It disturbs me that the outcome of the vote of the 26-member state executive was by the narrowest possible margin — 14-12 — and in my view, the 12 who voted to allow Macfarlane’s defection ought to go away and have a good, long, hard look at themselves.

It doesn’t matter that Macfarlane’s local branch members voted 4-1 to sanction his defection; after all, since the Liberals and Nationals merged, Groom is one of a myriad of electorates across Queensland in which ex-Nationals outnumber ex-Liberals at the membership level, but one where voter preference in recent years has been for a Liberal MP in three-cornered contests rather than a National.

It might be human nature for ex-Nationals to support something that accords with their historical party allegiances, but it doesn’t automatically follow that they are right.

If the Nationals — as opposed to Macfarlane — had prevailed, it would have confirmed every suspicion held by Liberals in Queensland about their motives in merging the parties in the first place, and the fact an ex-National now sits in the LNP’s safest state seat in Brisbane underscores the breach of trust such an outcome would have constituted: if the merger was simply cover for a National Party land grab, as many of us suspected, it was completely unacceptable. The acquisition of Groom by using a disgruntled backbench Liberal MP as a cat’s paw would send the signal to Liberals in Brisbane that their interests would be better served back in their own, eponymous party.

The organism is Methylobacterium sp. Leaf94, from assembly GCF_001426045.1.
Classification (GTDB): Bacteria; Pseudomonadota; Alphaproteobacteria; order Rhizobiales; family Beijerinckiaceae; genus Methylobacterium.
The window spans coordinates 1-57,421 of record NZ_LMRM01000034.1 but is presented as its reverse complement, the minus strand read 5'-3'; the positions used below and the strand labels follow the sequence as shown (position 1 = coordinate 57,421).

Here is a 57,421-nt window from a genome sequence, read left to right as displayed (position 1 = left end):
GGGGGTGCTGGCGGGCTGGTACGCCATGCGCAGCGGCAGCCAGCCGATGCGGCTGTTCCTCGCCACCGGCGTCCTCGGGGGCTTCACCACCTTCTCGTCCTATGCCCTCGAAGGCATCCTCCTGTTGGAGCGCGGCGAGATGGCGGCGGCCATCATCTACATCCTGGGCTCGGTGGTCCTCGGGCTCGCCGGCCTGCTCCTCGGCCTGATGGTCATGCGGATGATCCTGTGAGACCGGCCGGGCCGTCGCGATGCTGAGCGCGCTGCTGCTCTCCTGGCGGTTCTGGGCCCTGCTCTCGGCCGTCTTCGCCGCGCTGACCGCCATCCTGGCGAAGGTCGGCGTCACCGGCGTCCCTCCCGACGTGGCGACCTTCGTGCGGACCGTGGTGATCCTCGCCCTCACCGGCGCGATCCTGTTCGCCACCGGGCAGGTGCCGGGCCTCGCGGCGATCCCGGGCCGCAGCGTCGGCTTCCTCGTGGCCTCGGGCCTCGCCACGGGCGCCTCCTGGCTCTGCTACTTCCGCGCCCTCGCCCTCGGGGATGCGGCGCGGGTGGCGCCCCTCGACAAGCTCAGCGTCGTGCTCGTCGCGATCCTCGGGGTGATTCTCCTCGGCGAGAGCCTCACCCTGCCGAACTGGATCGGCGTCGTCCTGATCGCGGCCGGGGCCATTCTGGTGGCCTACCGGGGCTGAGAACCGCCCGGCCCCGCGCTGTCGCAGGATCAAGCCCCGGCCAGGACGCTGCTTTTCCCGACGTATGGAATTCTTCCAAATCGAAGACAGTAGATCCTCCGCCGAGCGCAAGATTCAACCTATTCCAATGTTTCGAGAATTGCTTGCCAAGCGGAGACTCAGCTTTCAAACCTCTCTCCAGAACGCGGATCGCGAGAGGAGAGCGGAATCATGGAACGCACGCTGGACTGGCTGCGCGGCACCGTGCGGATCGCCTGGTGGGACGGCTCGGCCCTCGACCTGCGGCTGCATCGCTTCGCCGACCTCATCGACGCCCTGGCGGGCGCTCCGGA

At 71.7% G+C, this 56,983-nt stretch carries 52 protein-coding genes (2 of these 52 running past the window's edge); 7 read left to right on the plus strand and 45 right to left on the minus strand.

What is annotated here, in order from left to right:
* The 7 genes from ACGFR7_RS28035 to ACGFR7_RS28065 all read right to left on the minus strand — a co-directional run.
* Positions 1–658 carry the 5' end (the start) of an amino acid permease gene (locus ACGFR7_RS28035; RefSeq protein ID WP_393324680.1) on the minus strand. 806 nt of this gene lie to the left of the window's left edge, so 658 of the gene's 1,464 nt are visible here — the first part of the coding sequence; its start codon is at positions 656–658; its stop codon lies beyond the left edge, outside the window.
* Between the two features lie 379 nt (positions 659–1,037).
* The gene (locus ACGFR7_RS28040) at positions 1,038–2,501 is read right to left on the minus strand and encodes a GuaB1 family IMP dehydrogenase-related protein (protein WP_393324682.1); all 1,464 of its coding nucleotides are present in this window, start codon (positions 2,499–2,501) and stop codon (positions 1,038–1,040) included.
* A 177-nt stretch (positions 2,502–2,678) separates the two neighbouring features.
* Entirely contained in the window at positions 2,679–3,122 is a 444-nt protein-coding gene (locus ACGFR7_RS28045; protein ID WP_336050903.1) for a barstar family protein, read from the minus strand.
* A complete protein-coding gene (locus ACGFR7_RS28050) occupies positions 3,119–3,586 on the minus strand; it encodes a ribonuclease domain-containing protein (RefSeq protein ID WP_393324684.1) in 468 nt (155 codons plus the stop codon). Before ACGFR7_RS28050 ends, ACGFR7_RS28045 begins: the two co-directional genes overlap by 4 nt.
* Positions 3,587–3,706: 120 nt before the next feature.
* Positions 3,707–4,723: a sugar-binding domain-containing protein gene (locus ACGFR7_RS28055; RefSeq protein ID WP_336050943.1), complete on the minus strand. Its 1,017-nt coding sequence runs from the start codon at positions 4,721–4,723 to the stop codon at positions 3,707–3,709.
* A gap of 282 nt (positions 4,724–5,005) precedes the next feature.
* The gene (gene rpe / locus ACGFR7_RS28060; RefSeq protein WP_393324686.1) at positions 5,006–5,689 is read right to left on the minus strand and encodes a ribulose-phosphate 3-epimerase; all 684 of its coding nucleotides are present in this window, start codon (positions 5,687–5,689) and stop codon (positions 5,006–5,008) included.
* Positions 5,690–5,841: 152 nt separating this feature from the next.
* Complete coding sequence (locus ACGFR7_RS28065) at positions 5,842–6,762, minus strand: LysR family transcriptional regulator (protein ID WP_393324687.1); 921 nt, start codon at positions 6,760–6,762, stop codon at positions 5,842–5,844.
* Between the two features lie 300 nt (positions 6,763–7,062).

Fortunately, that has been averted as well.

What is unquantifiable for now is the bad blood and hostility that will linger in the wake of what has been a tawdry, unsavoury affair, and whilst Macfarlane has received the only sanction his intentions merited, the scope for recriminations and squabbling is all too real.